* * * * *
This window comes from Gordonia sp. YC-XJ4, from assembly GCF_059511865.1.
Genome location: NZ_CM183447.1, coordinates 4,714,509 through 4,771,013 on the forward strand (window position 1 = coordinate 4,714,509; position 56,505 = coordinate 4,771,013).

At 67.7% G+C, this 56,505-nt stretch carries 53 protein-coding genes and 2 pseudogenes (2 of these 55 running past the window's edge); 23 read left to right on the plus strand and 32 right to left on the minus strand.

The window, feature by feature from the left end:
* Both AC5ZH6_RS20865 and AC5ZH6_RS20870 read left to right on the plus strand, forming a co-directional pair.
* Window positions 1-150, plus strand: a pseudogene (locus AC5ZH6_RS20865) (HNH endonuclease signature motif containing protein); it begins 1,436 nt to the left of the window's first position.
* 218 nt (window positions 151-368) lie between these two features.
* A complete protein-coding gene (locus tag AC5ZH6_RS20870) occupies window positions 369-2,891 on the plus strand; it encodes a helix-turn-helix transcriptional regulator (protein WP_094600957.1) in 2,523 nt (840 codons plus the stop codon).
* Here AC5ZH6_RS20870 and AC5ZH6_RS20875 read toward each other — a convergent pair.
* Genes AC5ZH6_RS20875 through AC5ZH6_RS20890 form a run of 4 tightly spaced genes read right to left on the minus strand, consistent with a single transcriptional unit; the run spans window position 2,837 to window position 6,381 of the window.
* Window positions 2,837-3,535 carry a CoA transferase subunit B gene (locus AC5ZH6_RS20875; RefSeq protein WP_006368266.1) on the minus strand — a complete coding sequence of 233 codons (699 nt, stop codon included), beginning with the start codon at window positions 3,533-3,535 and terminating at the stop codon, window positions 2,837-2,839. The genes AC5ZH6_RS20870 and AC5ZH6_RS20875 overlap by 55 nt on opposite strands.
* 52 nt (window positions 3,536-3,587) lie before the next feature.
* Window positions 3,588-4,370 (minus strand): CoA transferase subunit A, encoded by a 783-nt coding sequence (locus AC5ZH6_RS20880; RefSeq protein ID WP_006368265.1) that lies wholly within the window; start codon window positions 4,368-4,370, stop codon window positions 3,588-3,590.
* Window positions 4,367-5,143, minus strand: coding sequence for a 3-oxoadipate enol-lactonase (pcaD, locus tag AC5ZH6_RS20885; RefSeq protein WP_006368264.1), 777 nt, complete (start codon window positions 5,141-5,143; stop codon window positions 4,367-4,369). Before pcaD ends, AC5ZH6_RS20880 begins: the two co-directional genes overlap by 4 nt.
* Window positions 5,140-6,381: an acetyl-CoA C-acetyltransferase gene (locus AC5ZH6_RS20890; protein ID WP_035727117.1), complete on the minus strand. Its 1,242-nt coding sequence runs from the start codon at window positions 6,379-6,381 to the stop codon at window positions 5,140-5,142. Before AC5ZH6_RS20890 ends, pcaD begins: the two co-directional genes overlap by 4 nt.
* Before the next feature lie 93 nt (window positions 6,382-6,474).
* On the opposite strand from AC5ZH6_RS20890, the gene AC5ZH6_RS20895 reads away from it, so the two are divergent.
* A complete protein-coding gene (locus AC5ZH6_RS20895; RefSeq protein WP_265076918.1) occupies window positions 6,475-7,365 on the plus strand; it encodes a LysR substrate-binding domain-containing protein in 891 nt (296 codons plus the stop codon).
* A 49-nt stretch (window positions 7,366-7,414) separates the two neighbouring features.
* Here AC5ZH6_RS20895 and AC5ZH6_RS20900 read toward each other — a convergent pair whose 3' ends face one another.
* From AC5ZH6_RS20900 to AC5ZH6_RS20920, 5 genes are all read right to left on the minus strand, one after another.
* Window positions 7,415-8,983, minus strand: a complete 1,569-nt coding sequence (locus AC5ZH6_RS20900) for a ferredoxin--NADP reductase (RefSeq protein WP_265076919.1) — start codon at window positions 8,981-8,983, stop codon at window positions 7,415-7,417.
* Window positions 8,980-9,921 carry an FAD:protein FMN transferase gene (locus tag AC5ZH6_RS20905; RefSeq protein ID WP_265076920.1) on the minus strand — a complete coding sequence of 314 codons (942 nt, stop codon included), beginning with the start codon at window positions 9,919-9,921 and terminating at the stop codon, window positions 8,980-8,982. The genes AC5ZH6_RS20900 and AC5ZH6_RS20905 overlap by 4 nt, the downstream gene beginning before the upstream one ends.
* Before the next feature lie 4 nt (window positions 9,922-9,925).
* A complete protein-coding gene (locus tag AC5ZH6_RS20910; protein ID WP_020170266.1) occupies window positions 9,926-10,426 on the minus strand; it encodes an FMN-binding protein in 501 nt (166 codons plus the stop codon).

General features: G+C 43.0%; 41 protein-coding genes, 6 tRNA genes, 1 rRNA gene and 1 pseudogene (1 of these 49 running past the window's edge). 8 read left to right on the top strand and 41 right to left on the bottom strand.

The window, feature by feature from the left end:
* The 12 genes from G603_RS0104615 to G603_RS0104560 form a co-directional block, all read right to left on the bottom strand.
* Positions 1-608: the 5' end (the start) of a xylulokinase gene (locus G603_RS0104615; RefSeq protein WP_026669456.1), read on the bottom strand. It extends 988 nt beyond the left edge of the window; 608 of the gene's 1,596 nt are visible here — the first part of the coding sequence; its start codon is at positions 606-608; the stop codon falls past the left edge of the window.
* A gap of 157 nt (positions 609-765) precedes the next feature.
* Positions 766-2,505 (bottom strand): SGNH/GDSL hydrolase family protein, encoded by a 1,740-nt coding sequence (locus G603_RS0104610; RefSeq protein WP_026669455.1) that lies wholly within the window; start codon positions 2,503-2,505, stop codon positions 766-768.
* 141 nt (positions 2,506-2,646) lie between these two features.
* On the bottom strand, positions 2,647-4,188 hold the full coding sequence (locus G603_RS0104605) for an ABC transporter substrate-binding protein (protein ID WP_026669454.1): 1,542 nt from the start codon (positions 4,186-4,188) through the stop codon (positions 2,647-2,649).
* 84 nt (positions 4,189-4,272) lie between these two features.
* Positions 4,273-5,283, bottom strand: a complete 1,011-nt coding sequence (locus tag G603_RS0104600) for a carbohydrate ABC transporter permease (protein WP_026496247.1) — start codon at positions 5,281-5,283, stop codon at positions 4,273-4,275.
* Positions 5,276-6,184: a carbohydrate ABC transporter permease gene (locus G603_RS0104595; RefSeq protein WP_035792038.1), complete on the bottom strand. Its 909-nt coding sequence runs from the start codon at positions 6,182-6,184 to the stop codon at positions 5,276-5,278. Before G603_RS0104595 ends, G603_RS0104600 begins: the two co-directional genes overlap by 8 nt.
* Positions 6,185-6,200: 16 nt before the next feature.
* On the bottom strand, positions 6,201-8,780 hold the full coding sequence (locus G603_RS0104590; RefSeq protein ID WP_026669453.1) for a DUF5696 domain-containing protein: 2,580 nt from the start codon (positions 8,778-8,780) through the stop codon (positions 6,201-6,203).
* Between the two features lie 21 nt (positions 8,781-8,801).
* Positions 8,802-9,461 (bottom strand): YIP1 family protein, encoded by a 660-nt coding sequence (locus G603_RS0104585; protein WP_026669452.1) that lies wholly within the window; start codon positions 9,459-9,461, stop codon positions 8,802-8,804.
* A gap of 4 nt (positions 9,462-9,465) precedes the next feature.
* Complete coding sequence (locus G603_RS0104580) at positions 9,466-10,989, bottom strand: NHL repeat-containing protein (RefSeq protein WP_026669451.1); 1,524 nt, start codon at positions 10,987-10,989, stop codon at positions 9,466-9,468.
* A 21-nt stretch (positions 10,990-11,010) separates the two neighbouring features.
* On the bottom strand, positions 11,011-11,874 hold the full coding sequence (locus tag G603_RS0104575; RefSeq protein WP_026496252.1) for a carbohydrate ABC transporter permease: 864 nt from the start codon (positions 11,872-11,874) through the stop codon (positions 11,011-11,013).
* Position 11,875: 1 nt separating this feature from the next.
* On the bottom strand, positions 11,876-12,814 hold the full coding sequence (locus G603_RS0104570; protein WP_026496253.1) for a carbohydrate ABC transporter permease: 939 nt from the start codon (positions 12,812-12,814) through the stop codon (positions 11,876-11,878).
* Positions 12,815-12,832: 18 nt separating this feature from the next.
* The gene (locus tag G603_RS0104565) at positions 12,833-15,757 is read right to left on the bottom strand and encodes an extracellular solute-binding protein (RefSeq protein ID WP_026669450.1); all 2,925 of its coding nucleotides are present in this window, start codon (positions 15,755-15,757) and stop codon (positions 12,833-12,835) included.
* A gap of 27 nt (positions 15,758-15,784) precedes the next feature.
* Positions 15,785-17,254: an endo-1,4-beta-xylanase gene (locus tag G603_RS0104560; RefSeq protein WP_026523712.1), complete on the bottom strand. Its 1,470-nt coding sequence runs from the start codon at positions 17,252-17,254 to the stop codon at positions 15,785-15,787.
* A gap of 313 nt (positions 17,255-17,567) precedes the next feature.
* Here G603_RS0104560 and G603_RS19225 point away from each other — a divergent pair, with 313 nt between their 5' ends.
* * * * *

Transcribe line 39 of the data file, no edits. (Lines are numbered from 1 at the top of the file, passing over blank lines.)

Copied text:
* Between the two features lie 21 nt (positions 8,781-8,801).